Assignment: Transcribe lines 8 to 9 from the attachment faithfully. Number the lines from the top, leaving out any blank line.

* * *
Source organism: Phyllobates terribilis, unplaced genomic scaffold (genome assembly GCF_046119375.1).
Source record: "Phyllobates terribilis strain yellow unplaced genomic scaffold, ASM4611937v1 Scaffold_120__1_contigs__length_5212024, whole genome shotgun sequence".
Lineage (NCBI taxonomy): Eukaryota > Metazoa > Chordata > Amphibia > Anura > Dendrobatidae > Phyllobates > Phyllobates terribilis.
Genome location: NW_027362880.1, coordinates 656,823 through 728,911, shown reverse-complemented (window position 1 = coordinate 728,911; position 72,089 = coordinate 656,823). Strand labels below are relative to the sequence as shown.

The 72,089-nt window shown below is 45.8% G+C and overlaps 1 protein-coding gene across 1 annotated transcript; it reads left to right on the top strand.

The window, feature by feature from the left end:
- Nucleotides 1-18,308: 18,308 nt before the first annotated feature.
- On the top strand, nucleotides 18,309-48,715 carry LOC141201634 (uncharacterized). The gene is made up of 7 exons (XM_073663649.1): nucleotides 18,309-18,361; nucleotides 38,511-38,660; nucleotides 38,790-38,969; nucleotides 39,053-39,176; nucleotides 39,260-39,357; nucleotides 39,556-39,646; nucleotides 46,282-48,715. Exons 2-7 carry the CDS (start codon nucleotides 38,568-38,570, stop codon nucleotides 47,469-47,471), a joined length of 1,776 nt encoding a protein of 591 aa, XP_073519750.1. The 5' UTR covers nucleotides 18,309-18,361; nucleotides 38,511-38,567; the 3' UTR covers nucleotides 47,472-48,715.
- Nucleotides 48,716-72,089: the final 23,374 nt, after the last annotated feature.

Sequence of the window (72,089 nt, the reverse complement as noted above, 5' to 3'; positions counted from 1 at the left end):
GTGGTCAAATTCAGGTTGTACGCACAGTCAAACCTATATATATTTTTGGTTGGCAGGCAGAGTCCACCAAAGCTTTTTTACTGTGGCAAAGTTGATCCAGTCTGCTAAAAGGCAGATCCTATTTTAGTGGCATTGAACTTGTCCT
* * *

- On the top strand, nucleotides 18,309-48,715 carry LOC141201634 (uncharacterized). The gene is made up of 7 exons (XM_073663649.1): nucleotides 18,309-18,361; nucleotides 38,511-38,660; nucleotides 38,790-38,969; nucleotides 39,053-39,176; nucleotides 39,260-39,357; nucleotides 39,556-39,646; nucleotides 46,282-48,715. Exons 2-7 carry the CDS (start codon nucleotides 38,568-38,570, stop codon nucleotides 47,469-47,471), a joined length of 1,776 nt encoding a protein of 591 aa, XP_073519750.1. The 5' UTR covers nucleotides 18,309-18,361; nucleotides 38,511-38,567; the 3' UTR covers nucleotides 47,472-48,715.
- Nucleotides 48,716-72,089: the final 23,374 nt, after the last annotated feature.